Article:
Kent Beck, who pioneered many of the agile practices we now employ, came up with a concept for the product development triathlon while working at Facebook. His framework, 3X, sets out a model for identifying and reacting to different stages of a product’s lifestyle. Every company or product exists in one of either three states - Explore, Expand, Or Extract.
“Explore–the risky search for a viable return on a viable investment [via experimentation]…If you’re lucky, one of these experiments turns out to be unexpectedly successful, which leads to:
Expand–now things are going nuts… Unanticipated bottlenecks appear… Once growth becomes routine, it’s time to:
Extract–now the shapes of the problem and solution spaces are clear. One euro in equals three euros out. Playbooks emerge…Economies of scale matter…”
– Kent Beck, The Product Development Triathlon
Some people are natural explorers. Others thrive in managing the chaos of rapid expansion. And yet others are masters of efficiency, squeezing out drops of value from an already mature product. In order to Innovate, you have to be willing and able to think like an explorer. You also need some friends who can expand and extract, for when the time comes. Segmenting your teams to focus on different parts of the problem brings clarity and direction. But if you Explore with a team of Expanders, or Extract with a team of Explorers, you will be solving the wrong problems with the wrong tactics.
Exploring, in action
We were hired to conceptualize a new product in participatory sports. We started with a clean slate and could pick anything we wanted. We looked at existing fitness apps, organized sports management apps, sports training apps - basically anything sports-related, minus sports watching. We found an interesting and testable segment in marathon training, a fast-growing sport with a passionate community. We found that training methods were static and outdated. Users would download a 12-week training plan, usually a PDF or simple calendar, which they would print out and pin it to their fridge. This looked ripe for digital innovation.
Related: Elements of an Innovation Team
Following the guidelines of Lean Startup, we built as little as possible and put it in front of users right away. Our hypothesis was that users would pay for training plans that adjusted to their progress. So we read a few books on marathon training and started creating training plans. Then we put up a landing page with Instapages and started offering training plans with adjustability in exchange for email addresses. We tested new ‘features’ like phone calls with trainers and speed training add ons, seeing if the addition of those features increased our conversion rate on our landing pages. A $20/day ad budget gave us enough users to spend the next few weeks building training plans all day (and some of the night). When 10 people signed up, we switched out the email address for $1, then $5, then $10. Each user would cost us hours of work creating and editing plans, so we knew this wasn’t efficient, but we wanted to see if users would actually pull out their wallets. Once we established that they would, we began the process of automating the plan creation with software, making the product scalable and efficient through technology.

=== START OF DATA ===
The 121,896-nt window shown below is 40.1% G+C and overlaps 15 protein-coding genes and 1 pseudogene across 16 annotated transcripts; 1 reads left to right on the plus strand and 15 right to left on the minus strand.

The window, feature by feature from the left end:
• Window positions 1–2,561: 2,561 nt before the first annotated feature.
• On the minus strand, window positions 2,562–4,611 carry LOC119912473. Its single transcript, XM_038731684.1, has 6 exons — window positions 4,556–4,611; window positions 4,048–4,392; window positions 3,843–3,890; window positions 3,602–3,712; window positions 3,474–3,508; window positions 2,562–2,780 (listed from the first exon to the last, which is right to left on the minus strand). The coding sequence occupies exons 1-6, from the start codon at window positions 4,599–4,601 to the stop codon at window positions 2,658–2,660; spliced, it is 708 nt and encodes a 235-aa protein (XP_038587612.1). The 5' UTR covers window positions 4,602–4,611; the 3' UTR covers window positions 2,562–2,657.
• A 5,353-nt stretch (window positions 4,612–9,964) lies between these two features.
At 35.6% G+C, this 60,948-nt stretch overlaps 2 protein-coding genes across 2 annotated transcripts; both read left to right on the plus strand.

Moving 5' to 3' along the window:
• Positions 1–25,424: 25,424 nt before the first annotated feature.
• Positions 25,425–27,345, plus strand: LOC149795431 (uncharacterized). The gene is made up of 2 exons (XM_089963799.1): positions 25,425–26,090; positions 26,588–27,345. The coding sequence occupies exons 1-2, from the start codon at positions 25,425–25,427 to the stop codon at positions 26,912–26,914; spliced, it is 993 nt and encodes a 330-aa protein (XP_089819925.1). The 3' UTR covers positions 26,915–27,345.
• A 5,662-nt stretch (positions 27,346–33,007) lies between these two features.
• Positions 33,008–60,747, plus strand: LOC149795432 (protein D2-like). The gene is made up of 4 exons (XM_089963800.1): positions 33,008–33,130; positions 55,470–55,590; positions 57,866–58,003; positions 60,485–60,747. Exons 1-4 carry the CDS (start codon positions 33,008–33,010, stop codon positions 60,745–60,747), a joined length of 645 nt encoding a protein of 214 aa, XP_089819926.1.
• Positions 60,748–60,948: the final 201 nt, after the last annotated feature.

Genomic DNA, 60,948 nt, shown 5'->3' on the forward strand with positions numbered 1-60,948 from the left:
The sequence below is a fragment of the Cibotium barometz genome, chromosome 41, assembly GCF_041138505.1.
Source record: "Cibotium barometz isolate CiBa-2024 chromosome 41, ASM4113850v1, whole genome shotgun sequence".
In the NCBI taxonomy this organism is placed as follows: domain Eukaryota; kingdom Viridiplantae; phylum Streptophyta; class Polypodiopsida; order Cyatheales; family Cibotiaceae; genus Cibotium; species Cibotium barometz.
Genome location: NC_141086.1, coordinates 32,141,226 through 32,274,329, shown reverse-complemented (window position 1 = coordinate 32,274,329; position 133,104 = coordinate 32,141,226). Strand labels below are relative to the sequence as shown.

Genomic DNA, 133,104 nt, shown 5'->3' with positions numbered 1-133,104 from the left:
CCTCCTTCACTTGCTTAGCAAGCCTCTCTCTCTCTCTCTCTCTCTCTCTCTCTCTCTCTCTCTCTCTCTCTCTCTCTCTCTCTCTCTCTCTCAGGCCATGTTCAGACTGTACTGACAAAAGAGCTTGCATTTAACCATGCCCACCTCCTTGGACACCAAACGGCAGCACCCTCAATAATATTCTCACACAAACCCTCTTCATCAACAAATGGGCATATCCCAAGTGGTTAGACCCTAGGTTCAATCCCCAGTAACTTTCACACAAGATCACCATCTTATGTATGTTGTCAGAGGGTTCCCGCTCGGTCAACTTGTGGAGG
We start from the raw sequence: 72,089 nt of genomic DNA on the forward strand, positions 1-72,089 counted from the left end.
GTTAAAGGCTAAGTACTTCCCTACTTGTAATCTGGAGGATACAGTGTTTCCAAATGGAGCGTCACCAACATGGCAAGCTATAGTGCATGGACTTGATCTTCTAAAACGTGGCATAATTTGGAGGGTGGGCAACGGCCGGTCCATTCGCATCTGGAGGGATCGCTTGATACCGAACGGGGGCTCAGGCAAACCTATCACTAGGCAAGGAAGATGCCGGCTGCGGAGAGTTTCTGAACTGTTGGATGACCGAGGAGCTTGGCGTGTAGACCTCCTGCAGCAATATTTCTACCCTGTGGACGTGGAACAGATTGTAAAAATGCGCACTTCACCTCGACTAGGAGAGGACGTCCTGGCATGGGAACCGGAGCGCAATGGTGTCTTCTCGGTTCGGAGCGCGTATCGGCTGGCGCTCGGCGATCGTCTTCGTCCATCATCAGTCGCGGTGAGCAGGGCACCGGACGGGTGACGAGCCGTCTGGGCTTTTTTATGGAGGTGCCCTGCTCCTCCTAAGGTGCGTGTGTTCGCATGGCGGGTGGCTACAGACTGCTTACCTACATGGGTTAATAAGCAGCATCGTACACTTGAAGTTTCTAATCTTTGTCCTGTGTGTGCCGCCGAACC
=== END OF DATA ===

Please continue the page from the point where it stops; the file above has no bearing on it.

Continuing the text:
Related: Three Dynamic Models of Innovation
Same team, different problem
Our team was thinking like an Explore team, but once the value prop was established, we needed an Expand team to take over and figure out how to grow our traffic through ads and optimize our purchase funnel through onboarding optimization. Instead, we kept our same Explore team working on new features that we hoped would lead to more users or revenue. We continued to test out new features when the old ones were already performing well. We missed the opportunity to focus on growing. We had the wrong team in place for the next phase of that project.
Sophisticated innovation teams understand this. At West Elm, our explore team created countless prototypes for testing - from Facebook chatbots to AR showrooms to Progressive Web Apps. But when we struck a chord with our Progressive Web App, West Elm absorbed those findings into their primary production team for Expansion. The Explore team was free to move onto testing new ideas while the Expanders could do what they do best in scaling that product. At J. Crew, we came in as an Expand team, working on core architecture and scalability. Knowing which team to utilize at which time is critical to the success of a product initiative.
Related: Innovation Defined
Andrew Greenstein is the CEO and Head of Production of SF AppWorks. When he’s not participating to a hackathon with his team of developers or helping clients improve their products and accelerate their innovation processes, he’s either playing basketball, traveling the world, or playing drums/piano. Andrew writes and consults on the topics of innovation processes, Agile methodologies, and design thinking.